“Who are you?” Richard cried.
“You do not know me?” asked the other.
“Ah yes, now I do,” said Richard; “but how changed, with all the appearance of a devil!”

“Alas, unhappy creature that I am,” said his companion, “I am damned! When I was leaving that house of sin, a devil came and strangled me. My body lies in the street; my soul is in Hell.

“And know this — the same fate awaited you, except that the Blessed Virgin spared you for that little act of homage of the Hail Mary’s. If you are not a fool, profit by this warning which the Mother of God has sent.” He then opened his mantle, showing the flames and serpents by which he was tormented, and disappeared.

Breaking into a flood of sobs and tears, Richard went down on his knees to give thanks to Mary his protector. Then as he pondered how to change his life he heard the bell of the Franciscan monastery ringing for matins. “It is there,” he said, “that God calls me to do penance.” He went immediately to the monastery and asked the Fathers to admit him. Since they knew his wicked life, they were hardly willing to do so. But sobbing bitterly, he told them all that had happened. And when two Fathers had been sent to the street and had found the strangled body, which was charred and blackened, they admitted him. From that time on he led an exemplary life and at length went to preach the Gospel in India, and thence to Japan. There he had the happiness of giving his life for Jesus Christ, being burnt alive for the faith at Nagasaki on September 10, 1622.

How the Three Hail Mary’s Devotion Saved a Sinner from a Demon Monkey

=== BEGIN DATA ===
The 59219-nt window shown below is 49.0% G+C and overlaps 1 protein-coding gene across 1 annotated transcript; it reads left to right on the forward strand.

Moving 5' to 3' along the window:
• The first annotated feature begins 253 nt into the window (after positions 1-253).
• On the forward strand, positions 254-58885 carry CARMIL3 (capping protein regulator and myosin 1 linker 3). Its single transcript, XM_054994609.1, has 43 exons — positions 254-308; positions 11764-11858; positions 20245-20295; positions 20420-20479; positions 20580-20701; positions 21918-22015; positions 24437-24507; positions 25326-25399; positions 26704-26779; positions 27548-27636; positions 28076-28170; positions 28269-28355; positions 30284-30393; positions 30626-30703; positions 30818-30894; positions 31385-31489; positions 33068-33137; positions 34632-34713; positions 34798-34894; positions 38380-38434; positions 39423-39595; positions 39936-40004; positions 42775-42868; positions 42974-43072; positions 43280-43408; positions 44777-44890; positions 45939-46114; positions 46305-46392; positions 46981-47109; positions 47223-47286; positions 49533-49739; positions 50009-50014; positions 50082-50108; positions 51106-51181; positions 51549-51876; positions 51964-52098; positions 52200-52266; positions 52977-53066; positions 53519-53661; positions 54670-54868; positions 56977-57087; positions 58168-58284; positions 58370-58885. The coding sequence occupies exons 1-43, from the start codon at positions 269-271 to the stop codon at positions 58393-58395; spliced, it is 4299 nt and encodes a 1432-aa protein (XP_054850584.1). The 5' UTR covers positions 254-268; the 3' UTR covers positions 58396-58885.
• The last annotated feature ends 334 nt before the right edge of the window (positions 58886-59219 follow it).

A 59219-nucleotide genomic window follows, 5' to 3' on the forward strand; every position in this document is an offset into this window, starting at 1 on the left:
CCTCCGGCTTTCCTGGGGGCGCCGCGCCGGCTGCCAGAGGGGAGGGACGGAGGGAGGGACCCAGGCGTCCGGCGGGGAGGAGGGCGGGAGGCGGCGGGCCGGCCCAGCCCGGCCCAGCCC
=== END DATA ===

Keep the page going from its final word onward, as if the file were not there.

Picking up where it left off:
In the city of Naples in the early fifteenth century, a certain distinguished gentleman began to entertain the modern notions of the day critical of the Catholic Church. Soon he had abandoned the practice of the Faith and was causing great scandal among the faithful for his open ridicule of those who frequented the Sacraments and practiced popular pious devotions. Nonetheless, his affairs prospered, as so often happens among the men of this world. He became famous for the marvelous feasts and parties that he frequently hosted in his palatial residence. Of particular interest to all was an unusual little steward who would serve the astonished guests. Dressed in a charming red velvet and gold braid vest and hat, serving plates with perfect propriety, and then offering charming displays of acrobatics, was none other than a grinning little monkey! It was the talk of the city, and many the ladies who pleaded with their husbands to accept the invitations to a feast put on by the avowed agnostic so that they might witness the marvelous sight! Before too long, the gossip about the strange steward reached the ears of a parish priest renowned for his holiness and virtue. But instead of dismissing the talk or issuing warning about attending the parties of one so opposed to the Holy Church, the priest asked to receive an invitation to the next gala event to see for himself the truth of this talk. The host at first desisted – none of those foolish, sour-faced clerics would set foot on his premises! But in the end, his spirit of pride conquered: he wanted to flaunt the feats and antics of his devoted little four-footed servant to the credulous priest. The invitation was issued. The evening arrived, and the priest rang at the bronze gates of the palace some time after the festivities had begun. “A priest begging leave to enter my hall,” his jovial host remarked at his entrance. “Will wonders never cease! But, indeed, this is a house of wonders.” “Yes, so I have heard,” the priest calmly replied. “And truly I must say I am interested to see this amazing sight of a monkey who serves a man.” The host immediately rang his special silver bell that called his peculiar steward to his presence. But the monkey, who only moments before had been charming a group of ladies with his antics, did not appear. The baffled host shook his head in amazement. This was the first time it had failed to respond to his call. The priest insisted: he had come expressly to see this strange sight and would not be deprived of the pleasure. The host called again. No reply. The monkey seemed to have disappeared. A search of the house was made, and finally the creature was discovered, shaking in his velvet suit under the bed of the host. It was dragged out from under the bed, the little creature trembling and struggling to escape the presence of the priest. “Now,” the priest demanded, “I command you in the name of the Almighty God, Three in One, to tell your master who you are and what is your purpose in this house.” Forced to obey, the furious, still trembling monkey spat out these words to his shocked master: “I am no ordinary beast. I am a demon from hell who has taken on the form of a monkey who attends to your every bid and call. And so I do, but I await under your bed every night for the first night that you might leave off that abominable custom taught to you by your mother of saying three Hail Mary’s before you retire. For then, and only then, do I have permission to strangle you in your sleep and drag your soul to the eternal fires.” With these words spoken, the writhing monkey disappeared. The arrogance and mocking manner of the host faded with the wretched creature. Ashen faced and shaken, he turned to the priest. “Ah, my fortunate man,” the holy man said. “For fortunate indeed you have been to have retained this small devotion to the Mother of Mercies, who never abandons even the most wretched who have recourse to her.” He heard the confession of the man, who became a model of faith in the city and was especially renowned for his tender devotion to the Virgin Mary.